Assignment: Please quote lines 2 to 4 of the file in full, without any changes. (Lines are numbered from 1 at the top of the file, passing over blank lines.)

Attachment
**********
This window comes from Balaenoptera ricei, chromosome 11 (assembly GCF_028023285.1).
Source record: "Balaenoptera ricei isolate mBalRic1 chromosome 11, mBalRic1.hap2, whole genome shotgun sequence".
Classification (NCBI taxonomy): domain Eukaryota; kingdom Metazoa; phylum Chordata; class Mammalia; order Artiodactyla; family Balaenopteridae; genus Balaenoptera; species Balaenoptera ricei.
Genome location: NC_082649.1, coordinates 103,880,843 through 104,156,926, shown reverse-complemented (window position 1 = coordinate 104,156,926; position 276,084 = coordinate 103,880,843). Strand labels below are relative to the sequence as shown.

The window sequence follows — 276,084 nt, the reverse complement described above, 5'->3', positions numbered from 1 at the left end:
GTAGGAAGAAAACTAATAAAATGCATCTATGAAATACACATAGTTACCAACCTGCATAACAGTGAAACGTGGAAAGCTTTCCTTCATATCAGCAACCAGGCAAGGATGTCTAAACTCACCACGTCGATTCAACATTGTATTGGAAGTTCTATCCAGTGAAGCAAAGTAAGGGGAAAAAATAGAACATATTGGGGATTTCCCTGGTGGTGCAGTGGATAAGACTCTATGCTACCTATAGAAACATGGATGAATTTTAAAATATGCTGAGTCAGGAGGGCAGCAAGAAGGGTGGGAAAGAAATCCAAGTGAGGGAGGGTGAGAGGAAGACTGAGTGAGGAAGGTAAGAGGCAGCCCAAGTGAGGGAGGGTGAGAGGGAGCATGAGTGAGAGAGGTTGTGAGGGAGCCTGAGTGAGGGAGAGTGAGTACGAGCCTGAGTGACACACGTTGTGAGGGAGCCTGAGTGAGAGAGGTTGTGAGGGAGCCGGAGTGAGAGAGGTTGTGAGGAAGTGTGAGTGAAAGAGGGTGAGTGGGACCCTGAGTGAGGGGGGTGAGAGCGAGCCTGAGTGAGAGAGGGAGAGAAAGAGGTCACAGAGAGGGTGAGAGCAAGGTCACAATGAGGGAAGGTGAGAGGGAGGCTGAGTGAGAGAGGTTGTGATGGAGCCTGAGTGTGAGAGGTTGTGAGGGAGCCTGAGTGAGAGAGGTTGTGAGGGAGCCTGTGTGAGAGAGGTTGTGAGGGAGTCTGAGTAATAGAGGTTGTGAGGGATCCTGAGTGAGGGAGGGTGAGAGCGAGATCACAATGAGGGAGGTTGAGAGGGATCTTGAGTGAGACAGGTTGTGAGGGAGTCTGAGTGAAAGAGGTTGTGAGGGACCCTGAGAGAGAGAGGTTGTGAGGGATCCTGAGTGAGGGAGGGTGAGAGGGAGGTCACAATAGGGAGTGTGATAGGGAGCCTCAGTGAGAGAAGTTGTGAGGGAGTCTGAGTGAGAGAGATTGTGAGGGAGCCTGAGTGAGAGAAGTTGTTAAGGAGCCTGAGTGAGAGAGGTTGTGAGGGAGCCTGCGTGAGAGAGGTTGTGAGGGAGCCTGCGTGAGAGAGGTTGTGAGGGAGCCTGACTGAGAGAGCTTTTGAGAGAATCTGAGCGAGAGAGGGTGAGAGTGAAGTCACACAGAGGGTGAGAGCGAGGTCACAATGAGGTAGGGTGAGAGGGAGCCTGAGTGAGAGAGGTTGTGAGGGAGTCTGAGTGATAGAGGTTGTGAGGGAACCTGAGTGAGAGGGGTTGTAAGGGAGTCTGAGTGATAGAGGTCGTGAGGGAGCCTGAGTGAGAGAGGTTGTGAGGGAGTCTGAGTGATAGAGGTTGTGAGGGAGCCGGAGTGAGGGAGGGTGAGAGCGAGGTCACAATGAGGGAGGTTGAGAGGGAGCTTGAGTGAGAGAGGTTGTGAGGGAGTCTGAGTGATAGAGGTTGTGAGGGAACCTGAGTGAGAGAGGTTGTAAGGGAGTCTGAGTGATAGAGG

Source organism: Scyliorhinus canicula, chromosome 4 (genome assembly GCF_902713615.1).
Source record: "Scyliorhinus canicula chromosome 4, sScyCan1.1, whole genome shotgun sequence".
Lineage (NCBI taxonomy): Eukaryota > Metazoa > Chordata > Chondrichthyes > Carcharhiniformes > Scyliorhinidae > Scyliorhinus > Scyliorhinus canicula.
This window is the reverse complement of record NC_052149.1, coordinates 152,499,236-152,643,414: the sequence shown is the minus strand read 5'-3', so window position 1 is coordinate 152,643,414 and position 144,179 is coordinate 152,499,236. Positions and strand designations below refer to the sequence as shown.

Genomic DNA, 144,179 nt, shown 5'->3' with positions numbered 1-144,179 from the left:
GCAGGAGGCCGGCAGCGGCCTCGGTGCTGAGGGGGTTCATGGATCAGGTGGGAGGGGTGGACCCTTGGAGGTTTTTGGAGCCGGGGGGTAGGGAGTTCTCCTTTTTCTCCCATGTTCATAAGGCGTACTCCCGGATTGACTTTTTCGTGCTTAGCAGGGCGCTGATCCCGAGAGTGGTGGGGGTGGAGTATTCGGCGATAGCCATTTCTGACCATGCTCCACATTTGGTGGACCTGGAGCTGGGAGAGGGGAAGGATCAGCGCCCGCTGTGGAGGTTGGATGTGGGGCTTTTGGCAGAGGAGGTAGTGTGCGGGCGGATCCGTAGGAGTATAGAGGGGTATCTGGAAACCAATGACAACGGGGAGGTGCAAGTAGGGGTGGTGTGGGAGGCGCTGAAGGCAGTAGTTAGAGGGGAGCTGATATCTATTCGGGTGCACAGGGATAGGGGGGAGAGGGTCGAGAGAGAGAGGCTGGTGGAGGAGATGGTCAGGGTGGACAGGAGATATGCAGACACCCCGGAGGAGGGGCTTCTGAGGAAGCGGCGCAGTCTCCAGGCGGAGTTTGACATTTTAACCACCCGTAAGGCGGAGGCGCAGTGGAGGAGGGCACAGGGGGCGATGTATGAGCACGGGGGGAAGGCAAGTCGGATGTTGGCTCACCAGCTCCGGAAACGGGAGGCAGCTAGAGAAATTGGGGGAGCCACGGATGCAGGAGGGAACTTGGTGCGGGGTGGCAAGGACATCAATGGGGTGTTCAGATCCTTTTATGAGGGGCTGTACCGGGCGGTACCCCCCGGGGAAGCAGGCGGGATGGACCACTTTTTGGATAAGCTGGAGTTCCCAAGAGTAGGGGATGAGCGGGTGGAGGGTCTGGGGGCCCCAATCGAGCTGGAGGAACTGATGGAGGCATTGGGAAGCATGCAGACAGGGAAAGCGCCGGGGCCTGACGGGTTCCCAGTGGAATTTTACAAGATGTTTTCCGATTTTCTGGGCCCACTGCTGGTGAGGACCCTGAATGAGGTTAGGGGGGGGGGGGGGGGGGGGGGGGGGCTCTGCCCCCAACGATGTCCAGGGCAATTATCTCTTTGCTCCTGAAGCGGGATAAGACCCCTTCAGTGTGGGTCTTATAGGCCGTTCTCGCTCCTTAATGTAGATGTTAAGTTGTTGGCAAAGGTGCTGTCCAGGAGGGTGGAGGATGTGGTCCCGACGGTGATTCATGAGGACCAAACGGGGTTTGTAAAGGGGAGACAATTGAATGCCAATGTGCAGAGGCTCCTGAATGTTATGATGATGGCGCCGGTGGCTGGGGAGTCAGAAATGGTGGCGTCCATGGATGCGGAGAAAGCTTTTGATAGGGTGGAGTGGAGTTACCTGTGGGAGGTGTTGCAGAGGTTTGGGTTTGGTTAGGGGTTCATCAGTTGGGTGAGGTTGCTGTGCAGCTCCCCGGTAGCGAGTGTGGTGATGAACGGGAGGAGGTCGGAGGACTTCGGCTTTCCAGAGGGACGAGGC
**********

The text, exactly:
Source record: "Balaenoptera ricei isolate mBalRic1 chromosome 11, mBalRic1.hap2, whole genome shotgun sequence".
Classification (NCBI taxonomy): domain Eukaryota; kingdom Metazoa; phylum Chordata; class Mammalia; order Artiodactyla; family Balaenopteridae; genus Balaenoptera; species Balaenoptera ricei.
Genome location: NC_082649.1, coordinates 103,880,843 through 104,156,926, shown reverse-complemented (window position 1 = coordinate 104,156,926; position 276,084 = coordinate 103,880,843). Strand labels below are relative to the sequence as shown.